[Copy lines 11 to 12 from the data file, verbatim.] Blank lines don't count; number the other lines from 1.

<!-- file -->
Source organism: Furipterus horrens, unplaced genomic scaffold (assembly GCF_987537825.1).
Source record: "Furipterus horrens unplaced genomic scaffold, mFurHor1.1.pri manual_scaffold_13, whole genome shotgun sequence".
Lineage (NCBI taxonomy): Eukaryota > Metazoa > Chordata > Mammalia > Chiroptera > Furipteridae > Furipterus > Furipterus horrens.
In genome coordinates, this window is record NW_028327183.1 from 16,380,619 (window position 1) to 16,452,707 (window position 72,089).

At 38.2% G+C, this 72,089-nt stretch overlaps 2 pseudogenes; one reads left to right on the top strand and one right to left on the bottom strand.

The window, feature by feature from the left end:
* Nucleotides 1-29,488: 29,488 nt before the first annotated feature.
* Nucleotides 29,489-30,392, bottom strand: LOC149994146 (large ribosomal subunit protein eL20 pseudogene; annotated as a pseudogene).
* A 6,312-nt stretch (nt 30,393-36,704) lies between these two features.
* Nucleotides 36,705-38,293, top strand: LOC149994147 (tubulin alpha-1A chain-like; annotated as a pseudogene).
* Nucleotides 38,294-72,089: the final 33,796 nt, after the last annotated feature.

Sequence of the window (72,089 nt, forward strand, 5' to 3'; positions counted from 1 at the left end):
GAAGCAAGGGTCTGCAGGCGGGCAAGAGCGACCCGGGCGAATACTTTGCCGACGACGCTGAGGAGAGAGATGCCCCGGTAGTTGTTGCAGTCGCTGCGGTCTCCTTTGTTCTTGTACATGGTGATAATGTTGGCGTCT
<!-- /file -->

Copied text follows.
* Nucleotides 38,294-72,089: the final 33,796 nt, after the last annotated feature.

Sequence of the window (72,089 nt, forward strand, 5' to 3'; positions counted from 1 at the left end):